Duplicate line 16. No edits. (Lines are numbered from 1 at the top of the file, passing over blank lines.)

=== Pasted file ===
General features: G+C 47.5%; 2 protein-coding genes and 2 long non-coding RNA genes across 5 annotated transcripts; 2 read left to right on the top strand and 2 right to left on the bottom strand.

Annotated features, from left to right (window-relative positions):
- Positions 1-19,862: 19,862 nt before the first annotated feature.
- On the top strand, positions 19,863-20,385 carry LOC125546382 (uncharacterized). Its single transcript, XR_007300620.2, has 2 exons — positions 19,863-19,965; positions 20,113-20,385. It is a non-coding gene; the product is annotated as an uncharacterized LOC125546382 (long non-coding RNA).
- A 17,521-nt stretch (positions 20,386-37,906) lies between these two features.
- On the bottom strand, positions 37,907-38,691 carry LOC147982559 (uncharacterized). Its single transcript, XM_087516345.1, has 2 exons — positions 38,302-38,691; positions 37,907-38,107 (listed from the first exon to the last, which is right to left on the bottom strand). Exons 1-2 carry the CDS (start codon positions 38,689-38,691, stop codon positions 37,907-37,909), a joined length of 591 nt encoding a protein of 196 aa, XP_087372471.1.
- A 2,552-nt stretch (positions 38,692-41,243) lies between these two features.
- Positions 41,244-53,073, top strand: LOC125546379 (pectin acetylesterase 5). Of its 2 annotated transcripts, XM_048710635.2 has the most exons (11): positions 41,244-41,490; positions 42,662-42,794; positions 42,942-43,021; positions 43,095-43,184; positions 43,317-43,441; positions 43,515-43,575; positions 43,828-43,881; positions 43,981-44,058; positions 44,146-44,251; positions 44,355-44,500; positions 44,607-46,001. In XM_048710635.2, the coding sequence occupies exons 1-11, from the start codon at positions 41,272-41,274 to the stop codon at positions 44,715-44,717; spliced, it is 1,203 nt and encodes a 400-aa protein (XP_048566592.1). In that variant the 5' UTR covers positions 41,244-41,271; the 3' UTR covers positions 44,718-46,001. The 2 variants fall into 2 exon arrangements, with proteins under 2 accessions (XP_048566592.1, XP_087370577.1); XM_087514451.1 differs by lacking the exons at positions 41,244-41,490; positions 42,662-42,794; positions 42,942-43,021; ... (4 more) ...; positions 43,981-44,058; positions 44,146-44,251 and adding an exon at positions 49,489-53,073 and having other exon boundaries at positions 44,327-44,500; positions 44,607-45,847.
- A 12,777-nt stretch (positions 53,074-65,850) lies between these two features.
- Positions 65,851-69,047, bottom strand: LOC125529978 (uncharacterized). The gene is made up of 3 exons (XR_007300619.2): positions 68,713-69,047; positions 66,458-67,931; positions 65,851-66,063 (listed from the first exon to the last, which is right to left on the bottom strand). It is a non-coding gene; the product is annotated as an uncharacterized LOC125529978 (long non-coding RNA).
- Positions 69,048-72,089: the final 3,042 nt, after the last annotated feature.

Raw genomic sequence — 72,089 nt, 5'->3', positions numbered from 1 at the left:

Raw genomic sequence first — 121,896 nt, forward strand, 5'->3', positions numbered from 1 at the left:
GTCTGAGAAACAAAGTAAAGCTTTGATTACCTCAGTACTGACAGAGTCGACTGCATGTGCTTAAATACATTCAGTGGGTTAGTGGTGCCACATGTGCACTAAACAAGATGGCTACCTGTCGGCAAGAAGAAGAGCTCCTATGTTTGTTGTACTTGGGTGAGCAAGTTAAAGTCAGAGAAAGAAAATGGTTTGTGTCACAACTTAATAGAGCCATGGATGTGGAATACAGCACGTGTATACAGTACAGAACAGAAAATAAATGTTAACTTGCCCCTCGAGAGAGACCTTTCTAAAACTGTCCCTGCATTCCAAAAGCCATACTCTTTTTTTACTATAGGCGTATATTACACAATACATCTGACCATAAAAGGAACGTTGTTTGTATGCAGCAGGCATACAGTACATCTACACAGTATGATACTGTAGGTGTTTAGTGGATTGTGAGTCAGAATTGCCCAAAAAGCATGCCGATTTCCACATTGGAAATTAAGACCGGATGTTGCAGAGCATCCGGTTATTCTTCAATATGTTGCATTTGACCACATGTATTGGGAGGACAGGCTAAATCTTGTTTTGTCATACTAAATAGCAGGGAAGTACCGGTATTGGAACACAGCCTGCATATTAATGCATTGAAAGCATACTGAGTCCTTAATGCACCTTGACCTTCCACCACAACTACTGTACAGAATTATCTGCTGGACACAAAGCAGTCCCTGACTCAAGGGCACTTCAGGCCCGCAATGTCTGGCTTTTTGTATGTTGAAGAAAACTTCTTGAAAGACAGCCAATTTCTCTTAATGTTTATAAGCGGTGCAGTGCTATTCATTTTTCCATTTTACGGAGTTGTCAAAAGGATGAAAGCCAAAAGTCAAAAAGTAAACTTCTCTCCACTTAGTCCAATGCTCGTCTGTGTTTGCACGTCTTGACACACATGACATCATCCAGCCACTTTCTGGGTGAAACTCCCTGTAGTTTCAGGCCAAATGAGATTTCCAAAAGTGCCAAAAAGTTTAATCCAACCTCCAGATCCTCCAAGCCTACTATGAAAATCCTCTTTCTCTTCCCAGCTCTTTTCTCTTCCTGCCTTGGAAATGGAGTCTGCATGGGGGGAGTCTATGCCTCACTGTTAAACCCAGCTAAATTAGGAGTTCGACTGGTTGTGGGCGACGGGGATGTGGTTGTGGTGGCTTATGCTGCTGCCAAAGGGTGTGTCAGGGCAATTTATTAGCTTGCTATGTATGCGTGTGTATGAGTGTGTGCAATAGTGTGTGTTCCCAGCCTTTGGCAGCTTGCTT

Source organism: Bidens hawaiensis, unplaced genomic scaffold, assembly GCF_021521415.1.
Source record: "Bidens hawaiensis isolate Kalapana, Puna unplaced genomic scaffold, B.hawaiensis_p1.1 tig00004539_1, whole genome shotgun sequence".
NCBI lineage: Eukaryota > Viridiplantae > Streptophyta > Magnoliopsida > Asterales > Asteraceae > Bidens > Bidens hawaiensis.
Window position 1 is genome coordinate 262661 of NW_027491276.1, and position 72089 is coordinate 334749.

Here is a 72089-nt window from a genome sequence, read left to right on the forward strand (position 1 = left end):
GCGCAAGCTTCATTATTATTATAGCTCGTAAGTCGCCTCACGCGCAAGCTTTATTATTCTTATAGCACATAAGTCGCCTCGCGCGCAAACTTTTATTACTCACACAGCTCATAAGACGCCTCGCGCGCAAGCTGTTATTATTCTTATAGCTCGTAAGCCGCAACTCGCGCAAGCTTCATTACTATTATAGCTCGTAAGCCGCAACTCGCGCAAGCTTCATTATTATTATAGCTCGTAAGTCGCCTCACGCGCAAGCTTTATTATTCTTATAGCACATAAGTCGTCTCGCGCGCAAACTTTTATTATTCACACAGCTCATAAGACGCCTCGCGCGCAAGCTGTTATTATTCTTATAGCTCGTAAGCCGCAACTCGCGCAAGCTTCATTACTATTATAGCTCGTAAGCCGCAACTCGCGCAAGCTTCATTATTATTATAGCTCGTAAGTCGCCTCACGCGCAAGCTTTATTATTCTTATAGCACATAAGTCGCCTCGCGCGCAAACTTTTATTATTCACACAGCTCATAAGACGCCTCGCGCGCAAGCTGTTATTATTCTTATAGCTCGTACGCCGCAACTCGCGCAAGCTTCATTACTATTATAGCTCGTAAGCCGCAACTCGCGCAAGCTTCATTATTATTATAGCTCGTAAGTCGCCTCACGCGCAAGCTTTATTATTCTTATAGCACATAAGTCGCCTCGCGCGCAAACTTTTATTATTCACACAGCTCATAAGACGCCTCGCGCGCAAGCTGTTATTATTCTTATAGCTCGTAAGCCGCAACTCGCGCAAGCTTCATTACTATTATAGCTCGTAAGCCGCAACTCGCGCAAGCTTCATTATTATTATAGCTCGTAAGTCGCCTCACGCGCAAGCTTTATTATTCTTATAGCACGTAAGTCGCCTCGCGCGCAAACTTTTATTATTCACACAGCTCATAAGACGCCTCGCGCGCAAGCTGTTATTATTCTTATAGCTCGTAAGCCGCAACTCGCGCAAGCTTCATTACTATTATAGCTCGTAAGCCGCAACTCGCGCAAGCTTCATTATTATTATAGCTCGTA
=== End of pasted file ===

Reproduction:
Source record: "Bidens hawaiensis isolate Kalapana, Puna unplaced genomic scaffold, B.hawaiensis_p1.1 tig00004539_1, whole genome shotgun sequence".